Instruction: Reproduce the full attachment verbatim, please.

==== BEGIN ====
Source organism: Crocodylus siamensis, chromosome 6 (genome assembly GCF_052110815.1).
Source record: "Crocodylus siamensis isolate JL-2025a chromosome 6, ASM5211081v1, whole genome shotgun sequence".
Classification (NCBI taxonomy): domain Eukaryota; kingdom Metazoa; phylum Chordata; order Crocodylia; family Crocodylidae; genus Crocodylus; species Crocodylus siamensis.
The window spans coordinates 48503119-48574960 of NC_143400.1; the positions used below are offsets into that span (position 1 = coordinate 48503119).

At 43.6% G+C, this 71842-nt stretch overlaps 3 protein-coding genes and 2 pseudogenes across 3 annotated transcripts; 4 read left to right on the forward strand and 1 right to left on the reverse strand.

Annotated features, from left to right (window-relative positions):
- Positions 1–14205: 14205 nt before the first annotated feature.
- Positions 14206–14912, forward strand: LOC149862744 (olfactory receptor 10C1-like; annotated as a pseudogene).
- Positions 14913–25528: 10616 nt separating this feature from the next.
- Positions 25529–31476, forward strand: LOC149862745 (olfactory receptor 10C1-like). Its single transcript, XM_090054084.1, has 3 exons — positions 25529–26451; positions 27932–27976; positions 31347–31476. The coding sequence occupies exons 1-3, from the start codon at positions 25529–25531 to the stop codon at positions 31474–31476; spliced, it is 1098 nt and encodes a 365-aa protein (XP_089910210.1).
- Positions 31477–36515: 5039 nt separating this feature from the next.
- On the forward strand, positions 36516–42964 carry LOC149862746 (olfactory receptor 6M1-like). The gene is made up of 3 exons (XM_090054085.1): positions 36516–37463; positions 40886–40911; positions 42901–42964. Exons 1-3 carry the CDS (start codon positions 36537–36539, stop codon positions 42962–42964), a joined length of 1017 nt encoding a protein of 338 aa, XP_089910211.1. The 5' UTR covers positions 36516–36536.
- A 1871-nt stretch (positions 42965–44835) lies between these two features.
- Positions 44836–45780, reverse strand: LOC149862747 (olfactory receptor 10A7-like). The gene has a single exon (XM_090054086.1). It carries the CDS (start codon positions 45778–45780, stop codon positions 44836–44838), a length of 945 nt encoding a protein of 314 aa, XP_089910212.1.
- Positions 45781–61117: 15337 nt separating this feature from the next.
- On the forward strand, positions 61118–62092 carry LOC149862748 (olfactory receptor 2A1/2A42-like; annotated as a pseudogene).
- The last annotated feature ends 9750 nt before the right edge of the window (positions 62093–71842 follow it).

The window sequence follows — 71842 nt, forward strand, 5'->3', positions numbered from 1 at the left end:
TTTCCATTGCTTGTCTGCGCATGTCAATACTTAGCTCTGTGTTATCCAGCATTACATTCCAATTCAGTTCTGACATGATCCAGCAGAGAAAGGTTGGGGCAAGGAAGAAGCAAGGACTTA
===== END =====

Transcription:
Source organism: Crocodylus siamensis, chromosome 6 (genome assembly GCF_052110815.1).
Source record: "Crocodylus siamensis isolate JL-2025a chromosome 6, ASM5211081v1, whole genome shotgun sequence".
Classification (NCBI taxonomy): domain Eukaryota; kingdom Metazoa; phylum Chordata; order Crocodylia; family Crocodylidae; genus Crocodylus; species Crocodylus siamensis.
The window spans coordinates 48503119-48574960 of NC_143400.1; the positions used below are offsets into that span (position 1 = coordinate 48503119).

At 43.6% G+C, this 71842-nt stretch overlaps 3 protein-coding genes and 2 pseudogenes across 3 annotated transcripts; 4 read left to right on the forward strand and 1 right to left on the reverse strand.

Annotated features, from left to right (window-relative positions):
- Positions 1–14205: 14205 nt before the first annotated feature.
- Positions 14206–14912, forward strand: LOC149862744 (olfactory receptor 10C1-like; annotated as a pseudogene).
- Positions 14913–25528: 10616 nt separating this feature from the next.
- Positions 25529–31476, forward strand: LOC149862745 (olfactory receptor 10C1-like). Its single transcript, XM_090054084.1, has 3 exons — positions 25529–26451; positions 27932–27976; positions 31347–31476. The coding sequence occupies exons 1-3, from the start codon at positions 25529–25531 to the stop codon at positions 31474–31476; spliced, it is 1098 nt and encodes a 365-aa protein (XP_089910210.1).
- Positions 31477–36515: 5039 nt separating this feature from the next.
- On the forward strand, positions 36516–42964 carry LOC149862746 (olfactory receptor 6M1-like). The gene is made up of 3 exons (XM_090054085.1): positions 36516–37463; positions 40886–40911; positions 42901–42964. Exons 1-3 carry the CDS (start codon positions 36537–36539, stop codon positions 42962–42964), a joined length of 1017 nt encoding a protein of 338 aa, XP_089910211.1. The 5' UTR covers positions 36516–36536.
- A 1871-nt stretch (positions 42965–44835) lies between these two features.
- Positions 44836–45780, reverse strand: LOC149862747 (olfactory receptor 10A7-like). The gene has a single exon (XM_090054086.1). It carries the CDS (start codon positions 45778–45780, stop codon positions 44836–44838), a length of 945 nt encoding a protein of 314 aa, XP_089910212.1.
- Positions 45781–61117: 15337 nt separating this feature from the next.
- On the forward strand, positions 61118–62092 carry LOC149862748 (olfactory receptor 2A1/2A42-like; annotated as a pseudogene).
- The last annotated feature ends 9750 nt before the right edge of the window (positions 62093–71842 follow it).

The window sequence follows — 71842 nt, forward strand, 5'->3', positions numbered from 1 at the left end:
TTTCCATTGCTTGTCTGCGCATGTCAATACTTAGCTCTGTGTTATCCAGCATTACATTCCAATTCAGTTCTGACATGATCCAGCAGAGAAAGGTTGGGGCAAGGAAGAAGCAAGGACTTA